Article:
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Technical Paper

Reducing Energy Losses from Automotive Engine Lubricants by Thermal Isolation of the Engine Mass

The thermal efficiency of an internal combustion engine at steady state temperatures is typically in the region of 25-35%[1]. In a cold start situation, this reduces to be between 10% and 20% [2]. A significant contributor to the reduced efficiency is poor performance by the engine lubricant. Sub optimal viscosity resulting from cold temperatures leads to poor lubrication and a subsequent increase in friction and fuel consumption. Typically, the engine lubricant takes approximately twenty minutes [3] to reach steady state temperatures. Therefore, if the lubricant can reach its steady state operating temperature sooner, the engine's thermal efficiency will be improved. It is hypothesised that, by decoupling the lubricant from the thermal mass of the surrounding engine architecture, it is possible to reduce the thermal energy loss from the lubricant to the surrounding metal structure in the initial stages of warm-up.
Technical Paper

The Use of Vehicle Drive Cycles to Assess Spark Plug Fouling Performance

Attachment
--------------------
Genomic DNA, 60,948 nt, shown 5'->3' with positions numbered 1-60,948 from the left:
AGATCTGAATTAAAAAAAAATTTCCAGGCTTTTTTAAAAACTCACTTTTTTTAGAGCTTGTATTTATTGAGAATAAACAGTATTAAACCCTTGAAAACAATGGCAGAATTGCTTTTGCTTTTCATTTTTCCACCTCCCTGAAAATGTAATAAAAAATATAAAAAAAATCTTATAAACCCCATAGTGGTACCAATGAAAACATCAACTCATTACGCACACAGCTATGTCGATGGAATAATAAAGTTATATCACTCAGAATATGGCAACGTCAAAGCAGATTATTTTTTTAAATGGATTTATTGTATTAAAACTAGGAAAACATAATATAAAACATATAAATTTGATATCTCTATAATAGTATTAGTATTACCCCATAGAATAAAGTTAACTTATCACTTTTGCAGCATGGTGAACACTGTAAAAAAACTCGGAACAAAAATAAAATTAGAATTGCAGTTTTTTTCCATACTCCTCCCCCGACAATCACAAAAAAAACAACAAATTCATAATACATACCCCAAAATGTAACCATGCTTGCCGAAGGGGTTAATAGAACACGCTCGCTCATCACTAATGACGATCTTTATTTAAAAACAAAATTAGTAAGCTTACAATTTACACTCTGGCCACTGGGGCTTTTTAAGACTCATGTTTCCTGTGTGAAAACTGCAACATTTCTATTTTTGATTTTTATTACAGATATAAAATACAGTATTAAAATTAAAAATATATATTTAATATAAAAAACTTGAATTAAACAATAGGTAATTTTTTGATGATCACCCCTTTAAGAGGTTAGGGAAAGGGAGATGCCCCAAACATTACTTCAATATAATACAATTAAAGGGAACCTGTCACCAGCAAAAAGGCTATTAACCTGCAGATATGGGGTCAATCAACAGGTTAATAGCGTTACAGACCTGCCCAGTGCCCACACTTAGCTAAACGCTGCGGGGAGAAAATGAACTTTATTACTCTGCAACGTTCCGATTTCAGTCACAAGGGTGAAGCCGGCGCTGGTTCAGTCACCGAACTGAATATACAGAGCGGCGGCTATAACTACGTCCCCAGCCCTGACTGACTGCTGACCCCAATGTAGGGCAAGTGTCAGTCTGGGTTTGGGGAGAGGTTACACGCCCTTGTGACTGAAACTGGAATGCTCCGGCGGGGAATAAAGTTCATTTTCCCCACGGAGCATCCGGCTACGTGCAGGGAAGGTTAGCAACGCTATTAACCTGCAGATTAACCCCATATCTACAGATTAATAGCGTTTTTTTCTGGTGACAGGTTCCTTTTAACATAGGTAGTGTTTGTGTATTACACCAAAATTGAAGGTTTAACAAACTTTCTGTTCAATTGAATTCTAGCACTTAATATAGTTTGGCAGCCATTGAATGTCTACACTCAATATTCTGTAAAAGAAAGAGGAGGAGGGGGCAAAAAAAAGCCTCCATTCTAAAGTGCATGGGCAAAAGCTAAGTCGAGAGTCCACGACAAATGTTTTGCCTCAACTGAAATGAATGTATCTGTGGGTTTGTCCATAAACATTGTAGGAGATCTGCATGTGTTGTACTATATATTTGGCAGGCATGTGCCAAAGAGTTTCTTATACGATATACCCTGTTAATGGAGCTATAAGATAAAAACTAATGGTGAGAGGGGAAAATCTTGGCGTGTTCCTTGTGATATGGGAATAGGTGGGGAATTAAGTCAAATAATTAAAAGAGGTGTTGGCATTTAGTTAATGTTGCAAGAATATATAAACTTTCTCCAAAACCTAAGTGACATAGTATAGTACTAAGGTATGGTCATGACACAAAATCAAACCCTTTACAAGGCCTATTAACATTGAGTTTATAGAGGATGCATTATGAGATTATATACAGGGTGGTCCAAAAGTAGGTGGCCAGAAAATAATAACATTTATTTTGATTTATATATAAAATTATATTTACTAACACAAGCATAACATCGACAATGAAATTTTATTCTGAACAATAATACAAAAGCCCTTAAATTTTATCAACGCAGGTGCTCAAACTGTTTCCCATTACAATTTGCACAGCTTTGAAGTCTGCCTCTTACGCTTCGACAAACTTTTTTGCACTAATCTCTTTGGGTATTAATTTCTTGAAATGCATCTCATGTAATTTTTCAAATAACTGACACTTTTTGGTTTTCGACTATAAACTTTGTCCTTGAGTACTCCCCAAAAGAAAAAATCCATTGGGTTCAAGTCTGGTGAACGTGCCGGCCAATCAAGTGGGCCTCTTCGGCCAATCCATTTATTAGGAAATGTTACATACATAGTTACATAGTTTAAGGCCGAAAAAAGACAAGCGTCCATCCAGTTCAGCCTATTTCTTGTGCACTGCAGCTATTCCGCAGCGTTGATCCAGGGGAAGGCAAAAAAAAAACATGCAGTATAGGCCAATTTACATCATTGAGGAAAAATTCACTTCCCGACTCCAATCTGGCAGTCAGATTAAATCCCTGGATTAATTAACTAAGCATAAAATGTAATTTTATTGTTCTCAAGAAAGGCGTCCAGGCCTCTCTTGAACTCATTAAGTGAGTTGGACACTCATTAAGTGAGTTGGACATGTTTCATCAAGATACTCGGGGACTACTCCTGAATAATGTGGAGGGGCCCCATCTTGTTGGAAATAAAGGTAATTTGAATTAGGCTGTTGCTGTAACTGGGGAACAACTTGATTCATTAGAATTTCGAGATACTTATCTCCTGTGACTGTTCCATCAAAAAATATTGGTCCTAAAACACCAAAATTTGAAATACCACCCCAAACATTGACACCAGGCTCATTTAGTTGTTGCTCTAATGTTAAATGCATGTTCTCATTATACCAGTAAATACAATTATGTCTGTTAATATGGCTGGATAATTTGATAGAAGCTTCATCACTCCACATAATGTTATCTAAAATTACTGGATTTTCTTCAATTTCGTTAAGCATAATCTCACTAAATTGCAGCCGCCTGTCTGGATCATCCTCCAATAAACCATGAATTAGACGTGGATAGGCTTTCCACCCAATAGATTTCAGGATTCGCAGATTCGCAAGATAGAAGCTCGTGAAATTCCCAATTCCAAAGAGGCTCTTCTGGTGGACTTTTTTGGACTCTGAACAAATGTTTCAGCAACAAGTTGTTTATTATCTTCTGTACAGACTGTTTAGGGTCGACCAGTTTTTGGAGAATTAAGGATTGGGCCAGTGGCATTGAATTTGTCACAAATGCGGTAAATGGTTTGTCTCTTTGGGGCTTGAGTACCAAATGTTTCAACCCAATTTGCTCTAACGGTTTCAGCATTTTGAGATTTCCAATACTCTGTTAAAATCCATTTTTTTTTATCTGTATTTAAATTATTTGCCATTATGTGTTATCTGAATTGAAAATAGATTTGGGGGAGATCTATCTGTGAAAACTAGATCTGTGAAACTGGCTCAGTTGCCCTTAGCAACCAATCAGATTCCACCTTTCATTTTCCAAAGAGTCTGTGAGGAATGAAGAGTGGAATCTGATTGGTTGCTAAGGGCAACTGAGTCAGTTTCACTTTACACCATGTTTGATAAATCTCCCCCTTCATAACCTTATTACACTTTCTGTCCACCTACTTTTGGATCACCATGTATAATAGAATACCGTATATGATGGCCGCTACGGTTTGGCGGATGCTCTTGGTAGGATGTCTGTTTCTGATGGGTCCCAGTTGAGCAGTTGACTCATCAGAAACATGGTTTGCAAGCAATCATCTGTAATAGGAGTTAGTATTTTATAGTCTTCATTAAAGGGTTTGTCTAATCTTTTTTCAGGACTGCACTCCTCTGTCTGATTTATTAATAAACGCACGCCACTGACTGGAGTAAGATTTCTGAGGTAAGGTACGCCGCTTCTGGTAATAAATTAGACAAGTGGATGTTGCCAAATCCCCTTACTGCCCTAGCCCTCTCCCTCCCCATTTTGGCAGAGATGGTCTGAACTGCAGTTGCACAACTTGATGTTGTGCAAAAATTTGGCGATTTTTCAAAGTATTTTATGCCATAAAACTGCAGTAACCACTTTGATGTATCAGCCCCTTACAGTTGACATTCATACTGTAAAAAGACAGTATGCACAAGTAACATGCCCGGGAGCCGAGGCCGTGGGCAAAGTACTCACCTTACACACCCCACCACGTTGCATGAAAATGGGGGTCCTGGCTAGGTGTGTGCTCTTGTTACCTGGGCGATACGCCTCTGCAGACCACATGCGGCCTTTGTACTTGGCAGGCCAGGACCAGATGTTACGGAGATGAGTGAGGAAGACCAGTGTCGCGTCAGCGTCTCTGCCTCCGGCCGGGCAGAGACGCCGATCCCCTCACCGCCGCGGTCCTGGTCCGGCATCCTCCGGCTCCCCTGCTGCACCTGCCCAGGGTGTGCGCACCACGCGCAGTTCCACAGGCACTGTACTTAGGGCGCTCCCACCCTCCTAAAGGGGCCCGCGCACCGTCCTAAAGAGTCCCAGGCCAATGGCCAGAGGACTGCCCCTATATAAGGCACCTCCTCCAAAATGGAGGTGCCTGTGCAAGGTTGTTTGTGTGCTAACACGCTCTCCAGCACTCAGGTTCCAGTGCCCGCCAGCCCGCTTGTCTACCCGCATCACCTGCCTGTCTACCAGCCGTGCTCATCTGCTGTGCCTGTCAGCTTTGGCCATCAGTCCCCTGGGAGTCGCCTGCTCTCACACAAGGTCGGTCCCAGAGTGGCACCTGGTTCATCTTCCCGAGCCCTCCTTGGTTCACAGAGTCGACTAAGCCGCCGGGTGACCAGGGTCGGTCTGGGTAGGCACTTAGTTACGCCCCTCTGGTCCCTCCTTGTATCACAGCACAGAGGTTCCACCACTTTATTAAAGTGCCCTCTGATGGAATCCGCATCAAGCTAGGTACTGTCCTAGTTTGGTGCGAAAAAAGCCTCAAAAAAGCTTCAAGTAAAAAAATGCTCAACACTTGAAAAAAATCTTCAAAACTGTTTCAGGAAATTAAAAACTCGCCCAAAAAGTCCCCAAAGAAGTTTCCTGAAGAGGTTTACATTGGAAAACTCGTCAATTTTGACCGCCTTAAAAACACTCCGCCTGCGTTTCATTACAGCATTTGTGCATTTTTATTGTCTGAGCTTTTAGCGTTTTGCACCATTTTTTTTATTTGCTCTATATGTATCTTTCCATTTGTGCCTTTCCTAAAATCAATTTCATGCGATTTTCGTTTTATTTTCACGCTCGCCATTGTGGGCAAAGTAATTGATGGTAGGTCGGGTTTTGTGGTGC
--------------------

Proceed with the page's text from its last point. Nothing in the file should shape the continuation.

Spark plug fouling is a common problem when vehicles are repeatedly operated for very short periods, particularly at low temperatures. This paper describes a test procedure which uses a series of short, high-load drive cycles to assess plug fouling under realistic conditions. The engine is force cooled between drive cycles in order to increase test throughput. Spark plug resistance is shown to be a poor indicator of the effect of fouling on engine performance and the rate of misfiring is given as an alternative measure. An automated technique to detect misfires from engine speed data is described. This has been used to investigate the effect of spark plug type, fuelling level and spark timing on fouling. Spark plugs which are designed to run hotter are found to be more resistant to plug fouling. Isolated adjustments to fuelling level and spark timing calibrations within the range providing acceptable performance have a weak effect on susceptibility to plug fouling.